With water temperatures heating up, some local streams have fishing closures. Colorado Parks and Wildlife may close a stretch of river to fishing when water temperatures get above 70 degrees Fahrenheit because the warm water, which holds less dissolved oxygen, stresses the fish too much. Here are the current closures. Keep in mind some closures are mandatory, some are voluntary, some are only in the afternoons, and the closures can be lifted or reinstated depending on changing conditions. The Basalt-based Roaring Fork Conservancy asks local anglers to bring thermometers and stop fishing when water temperatures reach 68 degrees.
Crested Butte’s community radio station KBUT has an original series on water in the upper Gunnison River basin called Headwaters. Stories explore access to clean drinking water, snow science, water quality, depleted reservoirs and the bedrock of water law: prior appropriation. Journalist Stephanie Maltarich takes listeners on a five-part journey through what it means to be a headwaters community in the Colorado River basin at such a critical time for water in the West.
Since the last edition of The Runoff, Aspen Journalism’s Water Desk has reported the following stories. If you are not already, subscribe to The Roundup to get our weekly rundown of new news and insights:
Heather Sackett | July 31, 2022
Pitkin County officials said they were disappointed that the piping project, which was supposed to result in more water left in Hunter Creek, isn’t moving forward. Healthy Rivers Vice Chair Bill Jochems said the board had been enthusiastic about the project because it furthered the goal of maintaining and improving water quantity in the Roaring Fork watershed.
Heather Sackett | July 18, 2022
Since the Crystal flows through Gunnison County and the town of Marble, advocates say getting those residents and elected representatives on board will be key to moving the effort forward.
STORY UPDATE: Wilderness Workshop had a bit to add about their stance on the Crystal River’s Wild & Scenic campaign. This from Communications Director Grant Stevens: “Wilderness Workshop is deeply committed to a community-driven process, where all voices are heard, that results in conservation protections that are as special and unique as the Crystal River. We know people are passionate about protecting the Crystal as it is today and we look forward to the start of the upcoming Stakeholder process.”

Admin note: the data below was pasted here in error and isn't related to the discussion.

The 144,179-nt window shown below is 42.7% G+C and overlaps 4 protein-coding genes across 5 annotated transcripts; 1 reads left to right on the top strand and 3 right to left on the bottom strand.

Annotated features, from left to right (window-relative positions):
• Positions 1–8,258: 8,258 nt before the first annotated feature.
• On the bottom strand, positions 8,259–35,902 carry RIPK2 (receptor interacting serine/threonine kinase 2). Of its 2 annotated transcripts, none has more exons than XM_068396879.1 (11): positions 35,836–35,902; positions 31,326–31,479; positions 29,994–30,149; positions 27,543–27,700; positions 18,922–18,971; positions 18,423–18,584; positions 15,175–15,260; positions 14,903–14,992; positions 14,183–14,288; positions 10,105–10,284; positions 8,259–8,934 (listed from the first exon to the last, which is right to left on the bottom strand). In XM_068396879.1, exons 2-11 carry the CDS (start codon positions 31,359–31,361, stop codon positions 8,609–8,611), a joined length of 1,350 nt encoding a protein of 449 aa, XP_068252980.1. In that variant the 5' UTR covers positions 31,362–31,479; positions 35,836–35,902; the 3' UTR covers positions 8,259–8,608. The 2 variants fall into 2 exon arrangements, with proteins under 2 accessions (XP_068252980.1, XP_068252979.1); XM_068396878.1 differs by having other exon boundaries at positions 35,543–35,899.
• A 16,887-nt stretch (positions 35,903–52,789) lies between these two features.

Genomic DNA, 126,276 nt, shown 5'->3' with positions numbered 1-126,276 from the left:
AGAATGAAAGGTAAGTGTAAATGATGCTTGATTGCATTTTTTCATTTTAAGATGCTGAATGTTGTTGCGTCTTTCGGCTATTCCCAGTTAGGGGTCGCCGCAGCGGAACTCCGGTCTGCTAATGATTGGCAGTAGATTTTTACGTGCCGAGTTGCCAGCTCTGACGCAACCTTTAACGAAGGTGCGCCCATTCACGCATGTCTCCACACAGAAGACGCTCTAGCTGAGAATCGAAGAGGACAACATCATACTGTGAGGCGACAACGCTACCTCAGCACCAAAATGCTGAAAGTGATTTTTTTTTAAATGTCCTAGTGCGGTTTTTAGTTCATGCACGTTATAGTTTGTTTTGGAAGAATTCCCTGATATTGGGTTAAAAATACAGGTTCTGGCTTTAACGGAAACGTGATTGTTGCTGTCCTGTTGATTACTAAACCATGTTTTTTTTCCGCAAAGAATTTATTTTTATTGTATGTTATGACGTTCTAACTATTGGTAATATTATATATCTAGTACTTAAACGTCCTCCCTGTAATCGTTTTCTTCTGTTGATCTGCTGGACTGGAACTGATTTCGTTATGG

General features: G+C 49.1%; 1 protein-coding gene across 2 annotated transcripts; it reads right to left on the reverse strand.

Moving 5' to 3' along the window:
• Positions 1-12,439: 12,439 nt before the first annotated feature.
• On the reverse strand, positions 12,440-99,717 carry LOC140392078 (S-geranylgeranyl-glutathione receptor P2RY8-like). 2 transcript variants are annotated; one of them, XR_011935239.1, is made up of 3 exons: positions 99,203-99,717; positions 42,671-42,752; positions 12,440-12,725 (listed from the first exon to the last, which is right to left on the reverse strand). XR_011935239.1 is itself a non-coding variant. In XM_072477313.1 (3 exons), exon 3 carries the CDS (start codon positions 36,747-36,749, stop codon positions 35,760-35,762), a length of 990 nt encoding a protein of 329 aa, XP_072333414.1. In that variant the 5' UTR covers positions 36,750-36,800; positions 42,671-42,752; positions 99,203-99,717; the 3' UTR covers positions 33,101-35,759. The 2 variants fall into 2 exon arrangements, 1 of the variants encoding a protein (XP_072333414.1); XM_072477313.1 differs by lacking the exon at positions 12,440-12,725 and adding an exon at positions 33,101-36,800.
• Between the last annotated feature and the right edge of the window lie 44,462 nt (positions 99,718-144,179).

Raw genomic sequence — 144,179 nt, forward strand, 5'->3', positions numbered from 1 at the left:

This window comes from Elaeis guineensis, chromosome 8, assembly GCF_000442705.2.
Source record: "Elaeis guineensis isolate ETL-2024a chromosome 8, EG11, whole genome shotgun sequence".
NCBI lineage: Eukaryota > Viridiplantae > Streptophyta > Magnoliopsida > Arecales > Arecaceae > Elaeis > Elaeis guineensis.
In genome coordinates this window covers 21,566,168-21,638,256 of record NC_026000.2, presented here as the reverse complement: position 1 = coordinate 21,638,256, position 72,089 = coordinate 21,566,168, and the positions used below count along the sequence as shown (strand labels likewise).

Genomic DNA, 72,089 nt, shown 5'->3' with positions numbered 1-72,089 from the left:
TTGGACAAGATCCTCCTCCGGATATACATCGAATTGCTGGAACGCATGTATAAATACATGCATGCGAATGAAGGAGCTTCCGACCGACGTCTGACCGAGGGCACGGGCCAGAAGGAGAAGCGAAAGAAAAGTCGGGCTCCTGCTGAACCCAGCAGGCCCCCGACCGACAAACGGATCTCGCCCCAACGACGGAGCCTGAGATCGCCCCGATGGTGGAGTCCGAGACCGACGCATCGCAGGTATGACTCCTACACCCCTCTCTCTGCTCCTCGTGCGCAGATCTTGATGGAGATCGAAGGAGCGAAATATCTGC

Heather Sackett | July 9, 2022
Cold Mountain Ranch owners Bill Fales and Marj Perry have inked a six-year deal with the Colorado Water Trust to voluntarily retime their irrigation practices to leave water in the Crystal River during the late summer and early fall, when the river often needs it the most. The program has the hallmarks of demand management, a much-discussed concept over the past few years at the state level: it’s temporary, voluntary and compensated.
Laurine Lasalle | July 8, 2022
Due to this sedimentation, Lake Powell’s storage capacity at full pool decreased by 6.79% from 1963 to 2018, or a 1.83 million acre-foot loss. Between 1986 and 2018, it dropped by 4%, which represents a loss of 1.05 million acre-feet in 32 years.
Heather Sackett | July 3, 2022
CWCB officials have released the second iteration of the Colorado Water Plan. Meeting projected supply-demand gaps will require hundreds of water projects throughout Colorado’s eight river basins, and carries a price tag of $20 billion. The plan is open for public comment through Sept. 30.
Heather Sackett | June 17, 2022
Bureau of Reclamation Commissioner Camille Touton gave the states until Aug. 16 to figure out a path to conserve a whopping 2 to 4 million acre-feet before the feds would take unilateral action to protect the system. Chuck Cullom, the executive director of the Upper Colorado River Commission, said most of the water savings should come from the lower basin.
Heather Sackett | June 13, 2022
As Lake Powell drops to historically low levels, the invasive smallmouth bass are likely to escape beyond Glen Canyon Dam, threatening endangered fish in the canyon, whose populations have rebounded in recent years. A voracious predator, the bass have wreaked havoc on endangered fish in other parts of the Colorado River basin.
STORY UPDATE: Biologists’ fears confirmed on the lower Colorado River The AP reported in early July that the fish are likely reproducing below the dam. Gulp.